What is Stakeholder Management?
Stakeholder Management – a company’s focus on its stakeholders
Stakeholder management addresses the targeted, continuous engagement of a company with its stakeholders. It comprises three central task areas:
- stakeholder identification,
- stakeholder analysis and
- stakeholder communication.
Stakeholder identification is the first step in stakeholder management. It aims to identify all individuals and organisations that are directly or indirectly affected by or have a concrete interest in the company’s activities. It forms the basis for stakeholder analysis, the second step in stakeholder management. The analysis identifies the most important stakeholders for a project or development, their goals, motives and attitudes. The result forms the basis for stakeholder communication. It describes the regular exchange of information between the company and its stakeholders.
Stakeholder management is the umbrella term for the orientation of a company towards its most important stakeholders. Identifying, analysing and communicating – these are the three tasks in dealing with people and organisations.
Even if at first glance it seems as if communication is a continuous task, identification and analysis are often more than just snapshots. New stakeholders are added, others lose interest, some change their goals and attitudes. Stakeholder management as a whole is therefore a continuous and very important activity of a company.
Success factors in Stakeholder Management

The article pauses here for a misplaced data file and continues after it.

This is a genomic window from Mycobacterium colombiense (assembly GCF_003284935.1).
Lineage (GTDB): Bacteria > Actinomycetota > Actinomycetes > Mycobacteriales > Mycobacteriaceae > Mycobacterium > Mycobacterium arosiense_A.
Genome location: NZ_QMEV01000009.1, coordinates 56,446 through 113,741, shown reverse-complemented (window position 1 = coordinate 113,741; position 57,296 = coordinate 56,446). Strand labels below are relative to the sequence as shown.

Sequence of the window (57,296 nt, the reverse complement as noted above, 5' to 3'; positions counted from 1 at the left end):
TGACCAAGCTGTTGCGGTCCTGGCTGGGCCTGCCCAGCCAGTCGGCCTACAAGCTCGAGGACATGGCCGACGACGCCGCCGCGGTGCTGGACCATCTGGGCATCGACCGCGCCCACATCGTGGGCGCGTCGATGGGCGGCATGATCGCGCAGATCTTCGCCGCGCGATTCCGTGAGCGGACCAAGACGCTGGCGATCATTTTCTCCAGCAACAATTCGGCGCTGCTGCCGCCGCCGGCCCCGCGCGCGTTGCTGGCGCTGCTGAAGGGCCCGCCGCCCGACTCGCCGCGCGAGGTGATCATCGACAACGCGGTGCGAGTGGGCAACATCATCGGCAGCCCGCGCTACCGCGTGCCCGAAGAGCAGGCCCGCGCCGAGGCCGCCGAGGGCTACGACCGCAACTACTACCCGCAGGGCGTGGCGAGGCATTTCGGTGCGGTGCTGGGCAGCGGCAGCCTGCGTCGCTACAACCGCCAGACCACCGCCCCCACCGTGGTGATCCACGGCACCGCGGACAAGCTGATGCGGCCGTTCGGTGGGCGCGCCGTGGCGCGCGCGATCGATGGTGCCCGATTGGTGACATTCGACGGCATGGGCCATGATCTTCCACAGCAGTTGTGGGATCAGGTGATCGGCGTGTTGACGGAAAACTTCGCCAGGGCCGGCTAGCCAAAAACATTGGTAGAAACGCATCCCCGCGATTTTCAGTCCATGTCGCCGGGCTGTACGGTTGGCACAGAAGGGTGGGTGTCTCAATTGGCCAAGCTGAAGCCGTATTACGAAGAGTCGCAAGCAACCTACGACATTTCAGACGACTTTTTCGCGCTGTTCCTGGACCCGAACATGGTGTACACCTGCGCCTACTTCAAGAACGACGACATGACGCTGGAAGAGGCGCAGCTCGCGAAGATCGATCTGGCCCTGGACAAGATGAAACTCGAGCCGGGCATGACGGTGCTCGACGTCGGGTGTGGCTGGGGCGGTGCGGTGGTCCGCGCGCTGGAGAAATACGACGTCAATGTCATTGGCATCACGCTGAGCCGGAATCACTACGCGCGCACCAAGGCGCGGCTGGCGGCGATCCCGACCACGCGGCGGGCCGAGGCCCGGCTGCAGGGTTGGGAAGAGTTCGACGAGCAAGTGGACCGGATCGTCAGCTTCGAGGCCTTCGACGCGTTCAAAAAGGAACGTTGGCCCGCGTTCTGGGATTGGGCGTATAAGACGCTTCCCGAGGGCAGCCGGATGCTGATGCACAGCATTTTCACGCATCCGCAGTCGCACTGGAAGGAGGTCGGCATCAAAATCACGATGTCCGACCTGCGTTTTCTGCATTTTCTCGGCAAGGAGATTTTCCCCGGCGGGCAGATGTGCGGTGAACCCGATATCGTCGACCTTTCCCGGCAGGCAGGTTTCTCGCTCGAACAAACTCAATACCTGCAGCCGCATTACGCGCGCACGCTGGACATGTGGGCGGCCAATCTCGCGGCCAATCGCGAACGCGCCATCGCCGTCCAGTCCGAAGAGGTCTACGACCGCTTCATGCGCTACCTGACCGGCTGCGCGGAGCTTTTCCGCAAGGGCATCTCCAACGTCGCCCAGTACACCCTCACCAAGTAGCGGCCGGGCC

The following factors are essential for successful stakeholder management:
- Understanding: What is the stakeholder’s situation? What drives him, what limits him, what emotions does he associate with a project or a development? It’s all about motivation, attitudes and backgrounds – only if these are recognised can cooperation with and development for stakeholders succeed. Organisations must gain this understanding.
- Trust: Cooperation requires trust and this must be developed. It is the basis for communication and makes it possible on the one hand to recognise changed opinions and interests at an early stage and on the other to address negative developments. Trust develops on both sides, i.e. the stakeholder must also trust the organisation, especially as this is the only way to develop understanding for the company’s actions.
- Connection: Is the stakeholder someone who delivers requirements, places orders or buys products, or is he a central component in the environment of the company? If he is also a partner of the company as a customer, supplier or client, then he is not only informed but also involved. A valuable connection is created. To achieve this is the great art of stakeholder management.
Impulse to discuss:
Why do companies find it difficult to understand stakeholder management with its three areas of responsibility as a continuous task?
Stakeholder management is also explicitly mentioned as an important task in various standards or methods. In the Project Management Body of Knowledge (PMBOK) it is one of ten knowledge areas, in the Individual Competence Baseline Version 4 (ICB4) it is a “Practice”, the International Requirements Engineering Board (IREB) gives clear recommendations for dealing with stakeholders and the Business Analysis Body of Knowledge (BABOK) defines a Stakeholder Engagement Plan. In other words, many methodologies emphasise the importance of stakeholder management.
By the way, stakeholders and their relationships with each other can be visualised well in a stakeholder matrix.
Here you can find a German video on the 5 most common mistakes in stakeholder management.
If you are interested in more explanations, we recommend the free Stakeholder Whitepaper.
And here you can find additional information from our t2informatik Blog: